Feasting is an important tradition to many Indigenous communities. At the June 13 Art Gallery of Ontario opening for “Tunirrusiangit: Kenojuak Ashevak and Tim Pitsiulak”—the largest show of Inuit art in the AGO’s history—the Inuit curatorial team, honoured this tradition by serving seal meat that was harvested by a member of the Kinngait community in Nunavut. The curatorial team consists of five members: Koomuatuk (Kuzy) Curley, Taqralik Partridge, Jocelyn Piirainen, Laakkuluk Williamson Bathory, Georgiana Uhlyarik, and Anna Hudson. In the words of multi-disciplinary artist and co-curator of the exhibition, Laakkuluk Williamson Bathory: “For Inuit, to share seal meat is to honour family and community. As Inuit curators, we wanted to honour Kenojuak and Timootee’s spirits and brilliance by doing what happens on kitchen floors, igloo floors, rocky shorelines and sea ice now and since time immemorial—by eating seal meat. For us, this is a symbol of unity and peace.” Shortly after Williamson Bathory was honoured for her ongoing contributions towards elevating Indigenous voices —she was named the recipient of the inaugural Kenojuak Ashevak Memorial Award, a biennial award supported by the Inuit Art Foundation—the seal was placed on the floor of Walker Court, while Inuit community members carved out pieces with their ulus and knives, and distributed the delicious fresh meat to guests.
As an Anishinaabekwe hailing from Treaty 1 territory, I understand that hunted game is not only integral to Indigenous sustainability, but an incredible gift. A harvested animal provides its body: for nourishment, ceremony, kinship and survival. It was the first time that I have attended a seal feast, and I consider myself very lucky to have been given that opportunity by my Inuit kin. It was admittedly strange at first, to participate in an Indigenous tradition in an art gallery, as these institutions have historically contributed to the colonial subjugation of Indigenous peoples and culture. However, this was an active approach in the process of decolonization and indigenization. The AGO created a safe space to honour the late Kenojuak Ashevak and Timootee (Tim) Pitsiulak.
After this context and reverence towards the artists, the culture and the community, it was time to venture to the artworks. The first half of the gallery space consists of the artworks of Ashevak. They’re immediately recognizable due to their design-like qualities, vibrant colour palettes and varieties of bird species. Known as the “grandmother of Inuit art” and a Companion of the Order of Canada, Ashevak used her artworks as a platform for storytelling and imagination. I was delighted to witness Ashevak’s famous stonecut print of the iconic bird, The Enchanted Owl (1960), and her different variations of the artwork.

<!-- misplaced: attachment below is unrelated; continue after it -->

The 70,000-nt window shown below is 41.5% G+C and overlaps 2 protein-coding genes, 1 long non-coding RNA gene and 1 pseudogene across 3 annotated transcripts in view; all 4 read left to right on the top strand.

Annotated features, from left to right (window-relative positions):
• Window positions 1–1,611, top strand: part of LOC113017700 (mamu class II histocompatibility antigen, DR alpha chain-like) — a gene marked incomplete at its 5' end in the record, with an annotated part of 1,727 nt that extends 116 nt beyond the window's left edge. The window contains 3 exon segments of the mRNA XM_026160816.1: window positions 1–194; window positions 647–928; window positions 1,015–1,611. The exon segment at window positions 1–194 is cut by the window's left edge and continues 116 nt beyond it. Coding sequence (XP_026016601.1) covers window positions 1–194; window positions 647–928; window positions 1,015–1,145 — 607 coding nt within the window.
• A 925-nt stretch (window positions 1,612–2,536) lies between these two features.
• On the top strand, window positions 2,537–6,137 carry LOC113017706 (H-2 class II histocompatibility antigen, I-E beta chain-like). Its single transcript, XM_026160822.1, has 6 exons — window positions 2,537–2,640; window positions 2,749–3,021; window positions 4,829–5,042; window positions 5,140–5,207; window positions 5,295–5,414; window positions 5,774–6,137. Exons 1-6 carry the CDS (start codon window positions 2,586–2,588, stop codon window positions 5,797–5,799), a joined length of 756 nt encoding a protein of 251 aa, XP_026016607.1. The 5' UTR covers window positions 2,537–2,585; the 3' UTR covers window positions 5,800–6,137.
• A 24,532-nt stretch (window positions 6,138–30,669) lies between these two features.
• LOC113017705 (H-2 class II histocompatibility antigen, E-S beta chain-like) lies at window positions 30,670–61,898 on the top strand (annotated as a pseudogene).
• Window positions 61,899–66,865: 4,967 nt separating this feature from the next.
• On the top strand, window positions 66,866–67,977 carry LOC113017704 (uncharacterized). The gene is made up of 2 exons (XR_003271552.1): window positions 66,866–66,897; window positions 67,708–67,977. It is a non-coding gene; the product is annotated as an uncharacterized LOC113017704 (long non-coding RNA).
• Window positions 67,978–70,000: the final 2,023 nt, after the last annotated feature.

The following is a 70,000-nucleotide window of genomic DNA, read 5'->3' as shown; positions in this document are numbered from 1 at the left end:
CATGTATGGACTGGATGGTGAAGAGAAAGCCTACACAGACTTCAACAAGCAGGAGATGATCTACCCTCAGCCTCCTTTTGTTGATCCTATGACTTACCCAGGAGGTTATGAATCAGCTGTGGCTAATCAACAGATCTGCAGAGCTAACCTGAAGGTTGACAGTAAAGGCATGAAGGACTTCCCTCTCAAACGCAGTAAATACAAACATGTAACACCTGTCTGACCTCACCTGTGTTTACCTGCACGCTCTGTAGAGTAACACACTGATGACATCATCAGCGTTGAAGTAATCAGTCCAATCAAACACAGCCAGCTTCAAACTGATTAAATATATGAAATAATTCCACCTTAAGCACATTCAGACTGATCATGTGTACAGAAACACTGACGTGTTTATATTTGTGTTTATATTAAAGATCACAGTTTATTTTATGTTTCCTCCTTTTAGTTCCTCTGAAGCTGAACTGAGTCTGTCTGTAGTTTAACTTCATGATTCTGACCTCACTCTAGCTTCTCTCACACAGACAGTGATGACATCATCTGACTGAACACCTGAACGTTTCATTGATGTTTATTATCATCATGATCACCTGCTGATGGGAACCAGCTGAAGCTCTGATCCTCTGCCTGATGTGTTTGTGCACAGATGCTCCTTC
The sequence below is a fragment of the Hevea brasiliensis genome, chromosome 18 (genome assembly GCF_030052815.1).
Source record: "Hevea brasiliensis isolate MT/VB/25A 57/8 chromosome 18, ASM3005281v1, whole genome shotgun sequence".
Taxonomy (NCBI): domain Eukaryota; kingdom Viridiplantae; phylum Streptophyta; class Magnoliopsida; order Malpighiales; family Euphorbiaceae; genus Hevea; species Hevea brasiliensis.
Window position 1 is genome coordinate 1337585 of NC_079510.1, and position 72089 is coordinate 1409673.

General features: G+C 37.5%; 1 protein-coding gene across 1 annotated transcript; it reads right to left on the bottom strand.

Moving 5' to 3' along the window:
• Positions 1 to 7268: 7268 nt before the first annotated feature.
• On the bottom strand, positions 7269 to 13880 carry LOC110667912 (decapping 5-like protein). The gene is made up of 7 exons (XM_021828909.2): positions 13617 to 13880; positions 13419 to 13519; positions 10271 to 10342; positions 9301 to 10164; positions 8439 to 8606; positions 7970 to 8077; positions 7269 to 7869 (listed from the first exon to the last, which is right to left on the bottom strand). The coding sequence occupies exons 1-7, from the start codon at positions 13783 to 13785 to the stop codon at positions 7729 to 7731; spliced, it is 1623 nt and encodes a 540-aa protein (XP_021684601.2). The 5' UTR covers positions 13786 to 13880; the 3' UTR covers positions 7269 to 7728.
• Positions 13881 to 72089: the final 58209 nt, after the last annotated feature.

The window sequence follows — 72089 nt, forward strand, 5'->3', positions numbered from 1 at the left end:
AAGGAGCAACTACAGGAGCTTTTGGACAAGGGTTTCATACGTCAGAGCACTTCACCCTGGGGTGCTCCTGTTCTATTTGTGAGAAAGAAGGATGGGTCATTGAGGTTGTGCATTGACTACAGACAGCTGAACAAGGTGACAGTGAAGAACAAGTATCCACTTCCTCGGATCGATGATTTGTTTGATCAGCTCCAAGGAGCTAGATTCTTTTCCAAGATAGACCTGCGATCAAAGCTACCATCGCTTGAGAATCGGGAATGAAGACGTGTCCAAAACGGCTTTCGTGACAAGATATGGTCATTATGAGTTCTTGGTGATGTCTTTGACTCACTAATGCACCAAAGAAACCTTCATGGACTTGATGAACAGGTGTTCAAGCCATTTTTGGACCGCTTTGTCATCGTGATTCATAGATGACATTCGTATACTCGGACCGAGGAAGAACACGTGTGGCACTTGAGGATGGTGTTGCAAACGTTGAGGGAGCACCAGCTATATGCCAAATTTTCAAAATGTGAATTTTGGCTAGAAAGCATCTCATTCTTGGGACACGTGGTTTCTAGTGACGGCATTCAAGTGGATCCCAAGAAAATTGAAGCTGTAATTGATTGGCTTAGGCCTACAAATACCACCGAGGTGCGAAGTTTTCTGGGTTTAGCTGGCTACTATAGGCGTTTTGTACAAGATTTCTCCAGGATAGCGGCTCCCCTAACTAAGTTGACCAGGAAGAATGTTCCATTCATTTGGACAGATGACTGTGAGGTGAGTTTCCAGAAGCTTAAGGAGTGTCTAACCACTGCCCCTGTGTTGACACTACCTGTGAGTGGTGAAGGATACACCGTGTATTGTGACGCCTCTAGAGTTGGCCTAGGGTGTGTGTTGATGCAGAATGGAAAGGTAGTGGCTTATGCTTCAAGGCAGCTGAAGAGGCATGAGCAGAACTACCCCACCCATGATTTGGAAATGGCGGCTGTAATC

The second half of the gallery is devoted to the works of Pitsiulak. These are contemporary representations of the Arctic, such as a heavy mechanical drill titled Canadrill (2015), a commentary on modern Inuit housing and the ongoing process of colonization in these communities, and on the realties of climate change. The medium of drawing has been passed down among generations of Inuit; however, Pitsiulak took on a new perspective by introducing intricate angles and muted tones in addition to his contemporary subject matter.
“Tunirrusiangit” is a strong step towards a resurgence of Indigenous artists, thinkers and makers. Displaying a collection of artworks by two prominent Inuit artists requires a continuing relationship to land and language, and consultation from the community. The AGO’s Inuit curatorial team has done this in a concise and reciprocal way, providing a caring and attentive opportunity to reflect on these influential artists.
Tunirrusiangit: Kenojuak Ashevak and Tim Pitsiulakis open from June 16th– August 12th, 2018. Admission is free.
Clarification was made to this article on June 25th, 2018. The updated article includes the names of all members of the curatorial team.